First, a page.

First, some terms that are important:
Hashing - The act of taking a string and producing a sequence of characters that cannot be reverted to the original string.
Symmetric Encryption - (Usually just referred to as 'encryption') - The act of taking a string and producing a sequence of characters that can be decrypted to the original string through the use of the same encryption key that encrypted it.
Rainbow Table - a lookup table that contains all variations of characters hashed in a specific hashing algorithm.
Salt - a known random string appended to the original string before it is hashed.
For the .NET Framework, Bcrypt does not yet have a verified reference implementation. This is important because there's no way to know if there are serious flaws in an existing implementation. You can get an implementation of BCrypt for .NET here. I don't know enough about cryptography to say whether it's a good or bad implementation. Cryptography is a very deep field. Do not attempt to build your own encryption algorithm. Seriously.
If you are going to implement your own password security (sigh), then you need to do several things:
- Use a relatively secure hash algorithm.
- Salt each password before it's hashed.
- Use a unique and long salt for each password, and store the salt with the password.
- Require strong passwords.
Unfortunately, even if you do all this, a determined hacker still could potentially figure out the passwords, it would just take him a really long time. That's your chief enemy: Time.
The bcrypt algorithm works because it takes five orders of magnitude longer to hash a password than MD5; (and still much longer than AES or SHA-512). It forces the hacker to spend a lot more time to create a rainbow table to lookup your passwords, making it far less likely that your passwords will be in jeopardy of being hacked.
If you're salting and hashing your passwords, and each salt is different, then a potential hacker would have to create a rainbow table for each variation of salt, just to have a rainbow table for one salted+hashed password. That means if you have 1 million users, a hacker has to generate 1 million rainbow tables. If you're using the same salt for every user, then the hacker only has to generate 1 rainbow table to successfully hack your system.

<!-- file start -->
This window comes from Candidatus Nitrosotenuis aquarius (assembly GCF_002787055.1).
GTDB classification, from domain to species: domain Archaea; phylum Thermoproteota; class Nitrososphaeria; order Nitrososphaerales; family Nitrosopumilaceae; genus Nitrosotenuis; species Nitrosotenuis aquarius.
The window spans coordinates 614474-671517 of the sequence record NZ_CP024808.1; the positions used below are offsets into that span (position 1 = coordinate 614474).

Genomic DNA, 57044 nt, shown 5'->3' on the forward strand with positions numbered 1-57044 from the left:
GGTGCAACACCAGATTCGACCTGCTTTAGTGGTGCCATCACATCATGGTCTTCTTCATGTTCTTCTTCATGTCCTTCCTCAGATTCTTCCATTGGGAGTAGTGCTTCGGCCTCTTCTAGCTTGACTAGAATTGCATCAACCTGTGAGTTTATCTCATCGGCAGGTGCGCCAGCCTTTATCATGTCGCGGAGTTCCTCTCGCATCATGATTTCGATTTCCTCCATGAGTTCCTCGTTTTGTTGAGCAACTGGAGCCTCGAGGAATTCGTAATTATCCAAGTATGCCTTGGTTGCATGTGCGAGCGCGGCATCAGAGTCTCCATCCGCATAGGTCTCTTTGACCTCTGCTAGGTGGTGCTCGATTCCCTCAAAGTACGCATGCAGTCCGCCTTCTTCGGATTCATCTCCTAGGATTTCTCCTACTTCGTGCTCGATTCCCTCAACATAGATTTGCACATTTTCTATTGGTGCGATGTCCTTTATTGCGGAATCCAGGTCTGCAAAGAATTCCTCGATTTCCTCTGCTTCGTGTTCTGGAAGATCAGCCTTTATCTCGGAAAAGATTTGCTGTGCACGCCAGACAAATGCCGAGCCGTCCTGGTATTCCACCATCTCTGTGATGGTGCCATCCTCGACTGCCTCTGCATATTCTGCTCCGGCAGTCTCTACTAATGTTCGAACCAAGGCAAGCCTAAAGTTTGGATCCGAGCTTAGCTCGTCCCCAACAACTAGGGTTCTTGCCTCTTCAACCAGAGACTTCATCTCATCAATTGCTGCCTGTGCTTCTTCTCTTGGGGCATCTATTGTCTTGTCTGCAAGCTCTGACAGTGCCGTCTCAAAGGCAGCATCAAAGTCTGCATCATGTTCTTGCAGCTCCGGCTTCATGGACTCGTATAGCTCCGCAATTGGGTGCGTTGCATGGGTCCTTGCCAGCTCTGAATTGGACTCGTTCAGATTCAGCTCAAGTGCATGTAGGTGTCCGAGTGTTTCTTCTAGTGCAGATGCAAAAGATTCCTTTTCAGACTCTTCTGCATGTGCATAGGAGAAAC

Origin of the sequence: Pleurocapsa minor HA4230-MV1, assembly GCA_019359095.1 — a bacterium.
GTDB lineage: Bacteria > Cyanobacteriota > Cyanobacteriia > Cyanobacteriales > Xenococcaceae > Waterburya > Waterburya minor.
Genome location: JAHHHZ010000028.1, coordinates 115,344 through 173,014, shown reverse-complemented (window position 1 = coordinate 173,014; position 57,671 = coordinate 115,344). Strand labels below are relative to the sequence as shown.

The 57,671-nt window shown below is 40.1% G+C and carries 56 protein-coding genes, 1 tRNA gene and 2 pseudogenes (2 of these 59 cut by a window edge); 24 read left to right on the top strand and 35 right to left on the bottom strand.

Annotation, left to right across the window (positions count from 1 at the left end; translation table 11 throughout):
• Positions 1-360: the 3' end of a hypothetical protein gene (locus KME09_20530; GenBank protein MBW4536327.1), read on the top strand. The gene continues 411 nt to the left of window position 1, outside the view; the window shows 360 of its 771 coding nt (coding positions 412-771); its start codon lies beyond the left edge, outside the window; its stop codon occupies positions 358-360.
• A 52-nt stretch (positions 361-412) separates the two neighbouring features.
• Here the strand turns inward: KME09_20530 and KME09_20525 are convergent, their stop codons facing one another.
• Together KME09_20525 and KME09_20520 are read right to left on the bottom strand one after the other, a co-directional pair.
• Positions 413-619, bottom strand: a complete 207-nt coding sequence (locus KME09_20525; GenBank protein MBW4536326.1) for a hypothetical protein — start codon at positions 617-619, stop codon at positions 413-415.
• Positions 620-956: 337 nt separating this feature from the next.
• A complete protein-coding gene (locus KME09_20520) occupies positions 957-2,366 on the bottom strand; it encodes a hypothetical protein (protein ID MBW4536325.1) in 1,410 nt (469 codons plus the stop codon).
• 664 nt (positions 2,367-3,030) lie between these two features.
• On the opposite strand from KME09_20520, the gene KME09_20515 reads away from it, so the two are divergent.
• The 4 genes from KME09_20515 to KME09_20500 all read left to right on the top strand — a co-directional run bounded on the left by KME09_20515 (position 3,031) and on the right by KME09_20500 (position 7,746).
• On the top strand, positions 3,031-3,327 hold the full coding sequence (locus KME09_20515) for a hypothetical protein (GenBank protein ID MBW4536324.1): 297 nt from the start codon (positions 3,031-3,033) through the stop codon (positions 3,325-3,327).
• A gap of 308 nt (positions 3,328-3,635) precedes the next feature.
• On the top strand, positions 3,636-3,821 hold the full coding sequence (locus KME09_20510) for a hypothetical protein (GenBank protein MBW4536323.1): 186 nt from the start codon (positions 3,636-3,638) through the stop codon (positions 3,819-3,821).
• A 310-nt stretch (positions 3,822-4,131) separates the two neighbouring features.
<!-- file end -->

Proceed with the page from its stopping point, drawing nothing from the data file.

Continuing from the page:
If you're not salting your passwords, then all an attacker has to do is to pull up an existing Rainbow table for every implementation out there (AES, SHA-512, MD5) and just see if one matches the hash. This has already been done, an attacker does not need to calculate these Rainbow tables themselves.
Even with all this, you've got to be using good security practices. If they can successfully use another attack vector (XSS, SQL Injection, CSRF, et. al.) on your site, good password security doesn't matter. That sounds like a controversial statement, but think about it: If I can get all your user information through a SQL injection attack, or I can get your users to give me their cookies through XSS, then it doesn't matter how good your password security is.
- Jeff Atwood: .NET Encryption Simplified (great for an overview of hashing)
- Jeff Atwood: I just logged in as you
- Jeff Atwood: You're probably storing passwords incorrectly
- Jeff Atwood: Speed Hashing
Note: Please recommend other good resources. I've must have read a dozen articles by dozens of authors, but few write as plainly on the subject as Jeff does. Please edit in articles as you find them.